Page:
Black Privilege


In a dream, one of my lecturers admitted to be promoting an extremely biased and racist syllabus.

Of course I thought, “well, if it’s indeed racist, it can only be promoted by a white lecturer”, only to have reality confronting my folly logic, upon the realization that even my (so thought) most esteemed black lecturers were, too, disturbingly biased in their presentations.


In rolling my eyes and shaking my head, with my ears I listened to what my lecturers had to say.  Good words and good concepts that, mistranslated, presented themselves in my everyday surroundings.

White friends would be accused of being racist by referring to that black girl who was really funny, but a black fellow would join us in laughter, contemplating that white girls’ inexplicable obsession with wearing shorts on a winter’s day.

From my mouth, the laughter never ran dry. Indeed, I’d laugh at my friends’ compilation of “white people things”, at every seemingly abnormal action related to “white people”, and life was fine, until I heard a lecturer claim that white people aren’t Africans, that, in order for them to become Africans, they must do a, b and c.

Then I knew that two things were wrong.

First, I. I was, and am, wrong each time I play along blaming “white” people for the shorts or for the lack of rhythm or whatnot.

Second, the lecturer and all those who, in his presence, proclaimed Amen in their agreement.  How can a representative of knowledge, of education, stand before I, a brain ready to absorb from its source, claiming that white people are not Africans on the mere basis of their skin colour? And more, that discrimination is “fair” in some cases? This monstrous paradox almost made me stand and scream! (were it not for the unrelated work I was doing in the classroom, and my general apathy towards such issues in a lecture hall)

I remember repeating the slogan, “Say it out loud, I’m black and I’m proud!” countless times, after having briefly done American history, but what if a white person decides to take pride in his/her “race”? Then, it’s racism. But not if black people do it.

And the point is, we are all so quick to tweet our deepest and falsely knowledgeable thoughts on white privilege, that we fail to consider its counterpart, black privilege.

I am of the opinion that in this country, South Africa, the black person has it best. It is such a great platform to be a victim, that everything, regardless of the parties involved, becomes the white man’s fault, or a reason to call upon those slave ancestors we all seem to be related with.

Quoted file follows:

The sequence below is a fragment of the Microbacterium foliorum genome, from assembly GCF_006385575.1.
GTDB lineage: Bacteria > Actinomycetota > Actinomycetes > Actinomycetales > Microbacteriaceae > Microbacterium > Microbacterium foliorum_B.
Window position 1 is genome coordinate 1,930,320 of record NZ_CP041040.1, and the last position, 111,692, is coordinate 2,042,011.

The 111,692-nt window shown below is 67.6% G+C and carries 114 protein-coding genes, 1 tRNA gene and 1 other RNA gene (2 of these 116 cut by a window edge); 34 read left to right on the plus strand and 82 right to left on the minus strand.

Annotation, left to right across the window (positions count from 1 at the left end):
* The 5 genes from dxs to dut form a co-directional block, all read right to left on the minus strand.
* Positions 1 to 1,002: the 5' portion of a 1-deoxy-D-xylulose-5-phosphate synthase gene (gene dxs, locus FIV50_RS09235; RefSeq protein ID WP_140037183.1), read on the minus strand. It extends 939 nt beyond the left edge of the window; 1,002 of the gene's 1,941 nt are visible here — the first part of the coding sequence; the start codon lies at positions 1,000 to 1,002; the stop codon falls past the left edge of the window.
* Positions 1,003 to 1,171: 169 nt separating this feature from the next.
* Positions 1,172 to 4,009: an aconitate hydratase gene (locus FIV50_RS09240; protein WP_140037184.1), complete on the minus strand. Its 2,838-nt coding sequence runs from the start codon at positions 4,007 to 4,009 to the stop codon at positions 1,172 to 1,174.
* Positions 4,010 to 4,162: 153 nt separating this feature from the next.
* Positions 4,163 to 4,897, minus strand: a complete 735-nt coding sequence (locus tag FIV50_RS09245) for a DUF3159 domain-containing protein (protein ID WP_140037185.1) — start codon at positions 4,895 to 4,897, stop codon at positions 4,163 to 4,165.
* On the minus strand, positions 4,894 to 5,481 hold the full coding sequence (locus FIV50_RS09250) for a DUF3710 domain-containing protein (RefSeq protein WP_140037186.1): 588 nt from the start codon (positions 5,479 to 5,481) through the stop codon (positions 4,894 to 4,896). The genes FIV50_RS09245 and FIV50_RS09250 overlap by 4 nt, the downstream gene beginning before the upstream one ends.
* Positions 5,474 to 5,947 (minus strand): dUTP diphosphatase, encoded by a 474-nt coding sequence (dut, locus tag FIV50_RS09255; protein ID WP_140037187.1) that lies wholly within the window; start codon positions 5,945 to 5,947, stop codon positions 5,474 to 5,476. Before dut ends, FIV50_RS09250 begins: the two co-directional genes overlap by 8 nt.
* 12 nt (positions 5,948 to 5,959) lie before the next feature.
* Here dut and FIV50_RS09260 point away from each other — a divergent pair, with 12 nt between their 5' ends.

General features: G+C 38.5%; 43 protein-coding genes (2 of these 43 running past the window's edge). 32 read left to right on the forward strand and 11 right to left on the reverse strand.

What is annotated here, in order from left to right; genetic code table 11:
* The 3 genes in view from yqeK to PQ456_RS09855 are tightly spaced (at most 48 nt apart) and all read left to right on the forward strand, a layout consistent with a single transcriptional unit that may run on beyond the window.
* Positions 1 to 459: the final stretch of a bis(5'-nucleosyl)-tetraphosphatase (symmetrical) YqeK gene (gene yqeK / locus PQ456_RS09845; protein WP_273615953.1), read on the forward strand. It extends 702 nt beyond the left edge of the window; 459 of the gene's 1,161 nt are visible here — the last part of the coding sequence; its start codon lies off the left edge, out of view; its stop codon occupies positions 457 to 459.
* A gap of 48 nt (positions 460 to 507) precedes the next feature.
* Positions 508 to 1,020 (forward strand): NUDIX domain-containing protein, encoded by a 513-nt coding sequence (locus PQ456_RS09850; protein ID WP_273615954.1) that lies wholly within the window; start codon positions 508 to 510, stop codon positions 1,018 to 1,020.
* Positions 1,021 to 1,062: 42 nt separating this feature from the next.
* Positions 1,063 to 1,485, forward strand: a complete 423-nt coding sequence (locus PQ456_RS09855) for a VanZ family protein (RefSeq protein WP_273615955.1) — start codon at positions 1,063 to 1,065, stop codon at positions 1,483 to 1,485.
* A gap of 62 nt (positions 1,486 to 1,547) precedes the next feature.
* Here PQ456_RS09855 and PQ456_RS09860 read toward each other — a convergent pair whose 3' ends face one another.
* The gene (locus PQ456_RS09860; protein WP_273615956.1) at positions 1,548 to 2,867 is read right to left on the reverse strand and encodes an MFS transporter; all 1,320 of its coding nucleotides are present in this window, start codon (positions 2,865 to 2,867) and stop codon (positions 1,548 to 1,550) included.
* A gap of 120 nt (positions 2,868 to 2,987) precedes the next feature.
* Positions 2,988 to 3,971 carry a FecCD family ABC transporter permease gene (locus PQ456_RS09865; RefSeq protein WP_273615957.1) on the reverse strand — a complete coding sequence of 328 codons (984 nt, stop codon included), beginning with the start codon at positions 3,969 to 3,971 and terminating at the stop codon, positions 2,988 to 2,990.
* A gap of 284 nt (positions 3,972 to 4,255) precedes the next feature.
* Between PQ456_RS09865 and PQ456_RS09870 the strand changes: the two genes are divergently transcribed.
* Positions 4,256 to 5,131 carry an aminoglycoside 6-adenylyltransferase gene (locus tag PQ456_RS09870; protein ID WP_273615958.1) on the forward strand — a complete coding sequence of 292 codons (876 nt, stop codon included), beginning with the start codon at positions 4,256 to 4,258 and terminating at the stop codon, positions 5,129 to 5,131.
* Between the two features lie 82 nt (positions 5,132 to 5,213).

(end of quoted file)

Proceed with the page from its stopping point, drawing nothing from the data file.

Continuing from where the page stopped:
As black people, we are immensely blessed to carry with us this burden of a past abundant in suffering, that will forever justify the need for us to appear as victims, instead of emerging as survivors.

Yesterday, oppressed by men; today, enslaved by our conveniently put together past: a perfect collage of all events that shall aid us in solidifying the need for “fair discrimination” as a vehicle to equality. What equality in “fair” discrimination!

This, amongst many, is one paradox that irks me in my classes. But then again, the gods have blessed me with great apathy, and a blog to rant about such things.




5 thoughts on “Black Privilege

  1. You might want to listen to this podcast: It’s Eusebius in conversation with Lewis Gordon.

    Also consider such concepts as relativity (in the racial context), history, and the like.

    I’ll come back here presently. I’m busy right now.

    For the record: this is a nicely penned rant. I’ve noticed this, too. I don’t have that many black lecturers though. I wish that wasn’t the case.

  2. for some reason, I really liked your post. I know it’s a rant but your line, ” I heard a lecturer claim that white people aren’t Africans, that, in order for them to become Africans, they must do a, b and c.” really struck a chord in my heart.

    Just wanted to tell you that. 🙂

    1. Hey Ellie.

      It’s really sad that we still hear such things in a platform deemed for learning and academic discussion.
      It’s sad that we don’t realize that by agreeing with such statements, we are pursuing a culture of exclusiveness in Africa, not so different from the one we are forever complaining about, that the “white man” came here to instill.

      Keep well 🙂

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